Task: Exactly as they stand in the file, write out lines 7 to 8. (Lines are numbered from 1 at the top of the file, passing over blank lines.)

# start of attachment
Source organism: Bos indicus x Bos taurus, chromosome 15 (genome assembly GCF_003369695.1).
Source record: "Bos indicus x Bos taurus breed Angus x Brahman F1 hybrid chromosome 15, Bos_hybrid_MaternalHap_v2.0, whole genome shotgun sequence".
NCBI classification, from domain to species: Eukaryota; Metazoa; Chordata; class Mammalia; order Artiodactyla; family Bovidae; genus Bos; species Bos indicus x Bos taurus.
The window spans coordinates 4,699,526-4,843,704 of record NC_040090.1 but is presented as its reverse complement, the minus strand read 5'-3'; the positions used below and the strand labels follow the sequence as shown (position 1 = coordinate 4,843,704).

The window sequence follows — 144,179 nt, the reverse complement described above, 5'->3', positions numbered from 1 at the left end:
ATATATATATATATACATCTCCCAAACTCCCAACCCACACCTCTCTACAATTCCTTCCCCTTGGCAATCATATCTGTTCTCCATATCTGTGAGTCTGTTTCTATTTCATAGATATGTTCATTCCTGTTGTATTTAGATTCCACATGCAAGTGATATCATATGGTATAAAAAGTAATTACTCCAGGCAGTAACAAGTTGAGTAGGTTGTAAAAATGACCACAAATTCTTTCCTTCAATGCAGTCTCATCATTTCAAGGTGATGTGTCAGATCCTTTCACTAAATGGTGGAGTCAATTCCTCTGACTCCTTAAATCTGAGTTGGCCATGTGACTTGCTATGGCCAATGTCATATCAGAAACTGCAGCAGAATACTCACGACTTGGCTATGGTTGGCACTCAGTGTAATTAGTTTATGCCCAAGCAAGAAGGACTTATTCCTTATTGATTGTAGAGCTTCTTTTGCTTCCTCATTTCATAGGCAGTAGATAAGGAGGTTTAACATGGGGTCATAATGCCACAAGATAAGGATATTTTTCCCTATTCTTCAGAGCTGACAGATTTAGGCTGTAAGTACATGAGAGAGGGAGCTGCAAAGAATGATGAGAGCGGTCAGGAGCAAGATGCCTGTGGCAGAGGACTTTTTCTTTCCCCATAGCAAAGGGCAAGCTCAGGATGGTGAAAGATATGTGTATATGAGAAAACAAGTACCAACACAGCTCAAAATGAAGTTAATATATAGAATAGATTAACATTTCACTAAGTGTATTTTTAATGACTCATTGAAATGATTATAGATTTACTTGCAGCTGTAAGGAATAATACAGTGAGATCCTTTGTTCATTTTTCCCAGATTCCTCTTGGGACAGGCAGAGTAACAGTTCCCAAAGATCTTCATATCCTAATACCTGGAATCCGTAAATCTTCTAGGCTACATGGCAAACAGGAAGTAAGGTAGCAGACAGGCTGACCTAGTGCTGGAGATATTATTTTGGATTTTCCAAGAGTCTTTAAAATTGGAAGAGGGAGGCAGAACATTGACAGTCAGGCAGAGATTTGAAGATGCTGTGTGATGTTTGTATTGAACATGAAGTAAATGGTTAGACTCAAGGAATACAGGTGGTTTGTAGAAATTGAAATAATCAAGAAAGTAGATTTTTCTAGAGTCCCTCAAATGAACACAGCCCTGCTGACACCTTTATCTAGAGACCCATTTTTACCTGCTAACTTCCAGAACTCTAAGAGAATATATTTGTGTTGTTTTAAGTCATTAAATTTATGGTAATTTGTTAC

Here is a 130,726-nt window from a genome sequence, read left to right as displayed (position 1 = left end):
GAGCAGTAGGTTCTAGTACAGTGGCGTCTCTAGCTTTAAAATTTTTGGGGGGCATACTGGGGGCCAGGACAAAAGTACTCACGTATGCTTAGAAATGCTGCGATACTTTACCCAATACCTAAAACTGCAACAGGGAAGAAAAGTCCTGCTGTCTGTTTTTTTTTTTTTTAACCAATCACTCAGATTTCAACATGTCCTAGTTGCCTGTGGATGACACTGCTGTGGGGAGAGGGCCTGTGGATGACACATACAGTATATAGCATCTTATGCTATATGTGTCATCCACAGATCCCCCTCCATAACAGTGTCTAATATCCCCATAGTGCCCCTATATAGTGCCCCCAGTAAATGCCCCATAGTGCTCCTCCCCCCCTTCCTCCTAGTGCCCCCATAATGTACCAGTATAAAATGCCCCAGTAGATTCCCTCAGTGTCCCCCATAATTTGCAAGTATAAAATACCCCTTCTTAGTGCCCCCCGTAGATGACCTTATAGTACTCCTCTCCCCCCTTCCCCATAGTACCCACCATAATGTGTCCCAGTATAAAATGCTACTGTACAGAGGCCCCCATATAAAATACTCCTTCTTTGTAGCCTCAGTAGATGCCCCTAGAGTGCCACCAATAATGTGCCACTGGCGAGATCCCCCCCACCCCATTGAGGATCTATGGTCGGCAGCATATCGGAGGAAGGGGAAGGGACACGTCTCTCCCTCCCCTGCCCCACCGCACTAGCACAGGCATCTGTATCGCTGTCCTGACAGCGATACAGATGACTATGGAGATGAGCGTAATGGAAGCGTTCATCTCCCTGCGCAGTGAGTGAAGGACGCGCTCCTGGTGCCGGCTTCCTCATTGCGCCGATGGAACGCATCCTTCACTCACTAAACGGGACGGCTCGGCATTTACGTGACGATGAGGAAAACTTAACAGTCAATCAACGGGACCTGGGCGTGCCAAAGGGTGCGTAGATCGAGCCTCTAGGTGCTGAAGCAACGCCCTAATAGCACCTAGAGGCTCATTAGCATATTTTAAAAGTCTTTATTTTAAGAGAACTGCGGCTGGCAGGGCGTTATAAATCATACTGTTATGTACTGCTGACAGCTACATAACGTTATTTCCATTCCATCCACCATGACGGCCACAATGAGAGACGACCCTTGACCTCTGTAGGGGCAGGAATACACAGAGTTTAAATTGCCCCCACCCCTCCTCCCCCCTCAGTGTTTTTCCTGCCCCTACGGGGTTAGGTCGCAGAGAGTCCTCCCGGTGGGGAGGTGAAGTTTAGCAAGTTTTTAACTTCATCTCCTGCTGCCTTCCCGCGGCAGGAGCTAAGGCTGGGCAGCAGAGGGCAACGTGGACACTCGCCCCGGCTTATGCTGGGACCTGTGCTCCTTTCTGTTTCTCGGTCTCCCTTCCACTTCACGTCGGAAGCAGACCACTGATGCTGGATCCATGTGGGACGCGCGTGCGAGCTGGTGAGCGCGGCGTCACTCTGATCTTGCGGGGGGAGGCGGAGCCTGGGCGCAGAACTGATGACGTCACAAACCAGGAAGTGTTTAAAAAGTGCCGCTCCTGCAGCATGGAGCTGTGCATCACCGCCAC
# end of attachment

Here is a 130,726-nt window from a genome sequence, read left to right as displayed (position 1 = left end):
GAGCAGTAGGTTCTAGTACAGTGGCGTCTCTAGCTTTAAAATTTTTGGGGGGCATACTGGGGGCCAGGACAAAAGTACTCACGTATGCTTAGAAATGCTGCGATACTTTACCCAATACCTAAAACTGCAACAGGGAAGAAAAGTCCTGCTGTCTGTTTTTTTTTTTTTTAACCAATCACTCAGATTTCAACATGTCCTAGTTGCCTGTGGATGACACTGCTGTGGGGAGAGGGCCTGTGGATGACACATACAGTATATAGCATCTTATGCTATATGTGTCATCCACAGATCCCCCTCCATAACAGTGTCTAATATCCCCATAGTGCCCCTATATAGTGCCCCCAGTAAATGCCCCATAGTGCTCCTCCCCCCCTTCCTCCTAGTGCCCCCATAATGTACCAGTATAAAATGCCCCAGTAGATTCCCTCAGTGTCCCCCATAATTTGCAAGTATAAAATACCCCTTCTTAGTGCCCCCCGTAGATGACCTTATAGTACTCCTCTCCCCCCTTCCCCATAGTACCCACCATAATGTGTCCCAGTATAAAATGCTACTGTACAGAGGCCCCCATATAAAATACTCCTTCTTTGTAGCCTCAGTAGATGCCCCTAGAGTGCCACCAATAATGTGCCACTGGCGAGATCCCCCCCACCCCATTGAGGATCTATGGTCGGCAGCATATCGGAGGAAGGGGAAGGGACACGTCTCTCCCTCCCCTGCCCCACCGCACTAGCACAGGCATCTGTATCGCTGTCCTGACAGCGATACAGATGACTATGGAGATGAGCGTAATGGAAGCGTTCATCTCCCTGCGCAGTGAGTGAAGGACGCGCTCCTGGTGCCGGCTTCCTCATTGCGCCGATGGAACGCATCCTTCACTCACTAAACGGGACGGCTCGGCATTTACGTGACGATGAGGAAAACTTAACAGTCAATCAACGGGACCTGGGCGTGCCAAAGGGTGCGTAGATCGAGCCTCTAGGTGCTGAAGCAACGCCCTAATAGCACCTAGAGGCTCATTAGCATATTTTAAAAGTCTTTATTTTAAGAGAACTGCGGCTGGCAGGGCGTTATAAATCATACTGTTATGTACTGCTGACAGCTACATAACGTTATTTCCATTCCATCCACCATGACGGCCACAATGAGAGACGACCCTTGACCTCTGTAGGGGCAGGAATACACAGAGTTTAAATTGCCCCCACCCCTCCTCCCCCCTCAGTGTTTTTCCTGCCCCTACGGGGTTAGGTCGCAGAGAGTCCTCCCGGTGGGGAGGTGAAGTTTAGCAAGTTTTTAACTTCATCTCCTGCTGCCTTCCCGCGGCAGGAGCTAAGGCTGGGCAGCAGAGGGCAACGTGGACACTCGCCCCGGCTTATGCTGGGACCTGTGCTCCTTTCTGTTTCTCGGTCTCCCTTCCACTTCACGTCGGAAGCAGACCACTGATGCTGGATCCATGTGGGACGCGCGTGCGAGCTGGTGAGCGCGGCGTCACTCTGATCTTGCGGGGGGAGGCGGAGCCTGGGCGCAGAACTGATGACGTCACAAACCAGGAAGTGTTTAAAAAGTGCCGCTCCTGCAGCATGGAGCTGTGCATCACCGCCAC